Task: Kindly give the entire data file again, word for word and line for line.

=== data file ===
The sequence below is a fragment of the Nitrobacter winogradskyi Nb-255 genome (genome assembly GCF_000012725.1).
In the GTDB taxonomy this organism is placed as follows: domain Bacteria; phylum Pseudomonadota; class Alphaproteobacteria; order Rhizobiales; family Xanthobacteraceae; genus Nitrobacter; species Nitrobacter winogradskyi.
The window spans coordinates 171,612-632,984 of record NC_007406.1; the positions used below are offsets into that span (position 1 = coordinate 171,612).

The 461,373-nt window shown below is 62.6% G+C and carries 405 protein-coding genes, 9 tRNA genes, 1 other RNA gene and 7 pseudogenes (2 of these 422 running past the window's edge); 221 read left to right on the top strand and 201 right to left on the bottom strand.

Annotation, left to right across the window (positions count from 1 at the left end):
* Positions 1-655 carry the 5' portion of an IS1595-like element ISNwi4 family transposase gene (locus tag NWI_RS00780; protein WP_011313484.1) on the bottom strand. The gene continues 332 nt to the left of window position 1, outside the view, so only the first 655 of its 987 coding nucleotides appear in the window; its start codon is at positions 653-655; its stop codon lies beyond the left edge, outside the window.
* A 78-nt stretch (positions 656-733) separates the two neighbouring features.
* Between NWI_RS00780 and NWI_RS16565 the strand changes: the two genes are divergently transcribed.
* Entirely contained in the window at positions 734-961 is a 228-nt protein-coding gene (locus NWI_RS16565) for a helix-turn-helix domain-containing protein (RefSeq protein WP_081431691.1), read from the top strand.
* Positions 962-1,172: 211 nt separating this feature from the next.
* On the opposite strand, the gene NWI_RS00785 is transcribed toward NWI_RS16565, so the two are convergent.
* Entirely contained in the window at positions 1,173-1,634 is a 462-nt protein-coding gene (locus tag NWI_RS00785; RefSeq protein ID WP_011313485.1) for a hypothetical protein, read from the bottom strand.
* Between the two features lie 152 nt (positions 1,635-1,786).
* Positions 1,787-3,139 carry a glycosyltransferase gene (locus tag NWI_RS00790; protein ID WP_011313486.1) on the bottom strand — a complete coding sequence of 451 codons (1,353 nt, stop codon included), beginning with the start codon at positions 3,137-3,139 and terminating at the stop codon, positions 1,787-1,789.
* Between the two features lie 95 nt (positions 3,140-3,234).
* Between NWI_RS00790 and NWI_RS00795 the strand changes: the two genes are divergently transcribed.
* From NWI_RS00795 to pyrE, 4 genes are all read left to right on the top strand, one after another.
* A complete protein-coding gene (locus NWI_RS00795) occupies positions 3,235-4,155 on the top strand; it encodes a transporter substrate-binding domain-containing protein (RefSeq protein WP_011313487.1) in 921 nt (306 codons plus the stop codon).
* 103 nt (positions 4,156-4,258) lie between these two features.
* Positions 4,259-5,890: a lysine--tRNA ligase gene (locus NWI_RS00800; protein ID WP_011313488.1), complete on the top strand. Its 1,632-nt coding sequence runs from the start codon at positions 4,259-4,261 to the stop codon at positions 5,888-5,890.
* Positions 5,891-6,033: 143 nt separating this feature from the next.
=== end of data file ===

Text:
The sequence below is a fragment of the Nitrobacter winogradskyi Nb-255 genome (genome assembly GCF_000012725.1).
In the GTDB taxonomy this organism is placed as follows: domain Bacteria; phylum Pseudomonadota; class Alphaproteobacteria; order Rhizobiales; family Xanthobacteraceae; genus Nitrobacter; species Nitrobacter winogradskyi.
The window spans coordinates 171,612-632,984 of record NC_007406.1; the positions used below are offsets into that span (position 1 = coordinate 171,612).

The 461,373-nt window shown below is 62.6% G+C and carries 405 protein-coding genes, 9 tRNA genes, 1 other RNA gene and 7 pseudogenes (2 of these 422 running past the window's edge); 221 read left to right on the top strand and 201 right to left on the bottom strand.

Annotation, left to right across the window (positions count from 1 at the left end):
* Positions 1-655 carry the 5' portion of an IS1595-like element ISNwi4 family transposase gene (locus tag NWI_RS00780; protein WP_011313484.1) on the bottom strand. The gene continues 332 nt to the left of window position 1, outside the view, so only the first 655 of its 987 coding nucleotides appear in the window; its start codon is at positions 653-655; its stop codon lies beyond the left edge, outside the window.
* A 78-nt stretch (positions 656-733) separates the two neighbouring features.
* Between NWI_RS00780 and NWI_RS16565 the strand changes: the two genes are divergently transcribed.
* Entirely contained in the window at positions 734-961 is a 228-nt protein-coding gene (locus NWI_RS16565) for a helix-turn-helix domain-containing protein (RefSeq protein WP_081431691.1), read from the top strand.
* Positions 962-1,172: 211 nt separating this feature from the next.
* On the opposite strand, the gene NWI_RS00785 is transcribed toward NWI_RS16565, so the two are convergent.
* Entirely contained in the window at positions 1,173-1,634 is a 462-nt protein-coding gene (locus tag NWI_RS00785; RefSeq protein ID WP_011313485.1) for a hypothetical protein, read from the bottom strand.
* Between the two features lie 152 nt (positions 1,635-1,786).
* Positions 1,787-3,139 carry a glycosyltransferase gene (locus tag NWI_RS00790; protein ID WP_011313486.1) on the bottom strand — a complete coding sequence of 451 codons (1,353 nt, stop codon included), beginning with the start codon at positions 3,137-3,139 and terminating at the stop codon, positions 1,787-1,789.
* Between the two features lie 95 nt (positions 3,140-3,234).
* Between NWI_RS00790 and NWI_RS00795 the strand changes: the two genes are divergently transcribed.
* From NWI_RS00795 to pyrE, 4 genes are all read left to right on the top strand, one after another.
* A complete protein-coding gene (locus NWI_RS00795) occupies positions 3,235-4,155 on the top strand; it encodes a transporter substrate-binding domain-containing protein (RefSeq protein WP_011313487.1) in 921 nt (306 codons plus the stop codon).
* 103 nt (positions 4,156-4,258) lie between these two features.
* Positions 4,259-5,890: a lysine--tRNA ligase gene (locus NWI_RS00800; protein ID WP_011313488.1), complete on the top strand. Its 1,632-nt coding sequence runs from the start codon at positions 4,259-4,261 to the stop codon at positions 5,888-5,890.
* Positions 5,891-6,033: 143 nt separating this feature from the next.